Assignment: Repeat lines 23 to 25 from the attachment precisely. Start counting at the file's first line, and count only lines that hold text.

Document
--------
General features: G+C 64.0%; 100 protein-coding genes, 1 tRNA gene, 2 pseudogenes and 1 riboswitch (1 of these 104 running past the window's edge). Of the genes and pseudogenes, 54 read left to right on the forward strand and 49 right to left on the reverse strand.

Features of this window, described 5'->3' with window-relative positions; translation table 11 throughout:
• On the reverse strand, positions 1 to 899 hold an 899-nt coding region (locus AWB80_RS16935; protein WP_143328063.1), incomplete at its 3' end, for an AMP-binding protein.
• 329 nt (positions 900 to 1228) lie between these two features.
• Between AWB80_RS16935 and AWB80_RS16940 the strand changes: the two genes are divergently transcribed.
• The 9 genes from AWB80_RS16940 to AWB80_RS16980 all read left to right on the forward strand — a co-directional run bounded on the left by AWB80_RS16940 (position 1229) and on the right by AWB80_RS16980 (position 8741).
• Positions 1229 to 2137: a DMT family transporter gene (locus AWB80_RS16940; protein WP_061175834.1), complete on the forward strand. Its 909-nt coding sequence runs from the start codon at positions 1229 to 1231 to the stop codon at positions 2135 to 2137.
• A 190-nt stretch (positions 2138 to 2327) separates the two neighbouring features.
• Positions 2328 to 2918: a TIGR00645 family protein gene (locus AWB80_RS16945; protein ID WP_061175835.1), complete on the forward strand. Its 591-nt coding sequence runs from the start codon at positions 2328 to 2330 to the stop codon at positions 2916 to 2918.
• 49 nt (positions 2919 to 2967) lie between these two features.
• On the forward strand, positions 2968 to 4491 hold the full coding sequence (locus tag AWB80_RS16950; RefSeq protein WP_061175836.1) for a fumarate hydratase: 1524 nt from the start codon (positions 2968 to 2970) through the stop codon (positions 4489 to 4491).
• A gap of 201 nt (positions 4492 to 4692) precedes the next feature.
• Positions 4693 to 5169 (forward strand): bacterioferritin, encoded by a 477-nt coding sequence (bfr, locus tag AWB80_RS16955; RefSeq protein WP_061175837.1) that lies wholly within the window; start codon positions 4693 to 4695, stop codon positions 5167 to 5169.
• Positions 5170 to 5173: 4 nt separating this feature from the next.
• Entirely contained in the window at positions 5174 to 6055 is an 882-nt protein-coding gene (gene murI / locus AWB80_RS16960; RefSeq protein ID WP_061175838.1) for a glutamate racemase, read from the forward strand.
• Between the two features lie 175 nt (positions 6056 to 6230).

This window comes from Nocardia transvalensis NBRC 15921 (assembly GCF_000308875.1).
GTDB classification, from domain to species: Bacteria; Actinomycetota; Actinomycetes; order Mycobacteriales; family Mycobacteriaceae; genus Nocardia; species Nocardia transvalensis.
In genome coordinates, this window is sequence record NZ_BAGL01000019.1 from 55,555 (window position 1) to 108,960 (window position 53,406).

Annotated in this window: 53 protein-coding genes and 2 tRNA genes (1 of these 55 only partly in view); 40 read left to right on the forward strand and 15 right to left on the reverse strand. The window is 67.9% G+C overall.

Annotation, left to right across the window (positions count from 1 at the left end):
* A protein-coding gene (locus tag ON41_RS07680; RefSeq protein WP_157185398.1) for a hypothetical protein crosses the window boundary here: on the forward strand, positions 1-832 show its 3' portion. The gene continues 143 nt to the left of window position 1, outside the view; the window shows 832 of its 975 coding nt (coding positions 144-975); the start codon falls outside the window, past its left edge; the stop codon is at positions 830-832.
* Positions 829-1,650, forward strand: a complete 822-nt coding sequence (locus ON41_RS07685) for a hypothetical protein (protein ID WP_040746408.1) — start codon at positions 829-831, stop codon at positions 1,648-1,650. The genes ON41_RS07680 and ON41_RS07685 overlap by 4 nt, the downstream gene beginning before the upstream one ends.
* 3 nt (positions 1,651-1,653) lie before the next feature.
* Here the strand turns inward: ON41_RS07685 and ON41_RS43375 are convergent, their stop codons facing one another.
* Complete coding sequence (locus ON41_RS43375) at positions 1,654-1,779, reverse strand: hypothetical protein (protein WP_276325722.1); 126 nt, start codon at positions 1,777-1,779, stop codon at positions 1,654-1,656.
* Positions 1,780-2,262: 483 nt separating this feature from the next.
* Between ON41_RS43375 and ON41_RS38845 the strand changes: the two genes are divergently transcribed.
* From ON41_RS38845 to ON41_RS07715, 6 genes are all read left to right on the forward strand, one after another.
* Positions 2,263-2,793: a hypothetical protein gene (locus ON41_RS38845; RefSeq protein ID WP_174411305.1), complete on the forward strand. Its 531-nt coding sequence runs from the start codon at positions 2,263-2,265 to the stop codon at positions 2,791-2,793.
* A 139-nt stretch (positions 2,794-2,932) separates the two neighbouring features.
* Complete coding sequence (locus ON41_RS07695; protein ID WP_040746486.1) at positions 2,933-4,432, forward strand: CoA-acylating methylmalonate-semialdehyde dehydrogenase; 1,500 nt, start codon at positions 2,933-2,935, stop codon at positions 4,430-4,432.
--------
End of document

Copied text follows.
* Positions 829-1,650, forward strand: a complete 822-nt coding sequence (locus ON41_RS07685) for a hypothetical protein (protein ID WP_040746408.1) — start codon at positions 829-831, stop codon at positions 1,648-1,650. The genes ON41_RS07680 and ON41_RS07685 overlap by 4 nt, the downstream gene beginning before the upstream one ends.
* 3 nt (positions 1,651-1,653) lie before the next feature.
* Here the strand turns inward: ON41_RS07685 and ON41_RS43375 are convergent, their stop codons facing one another.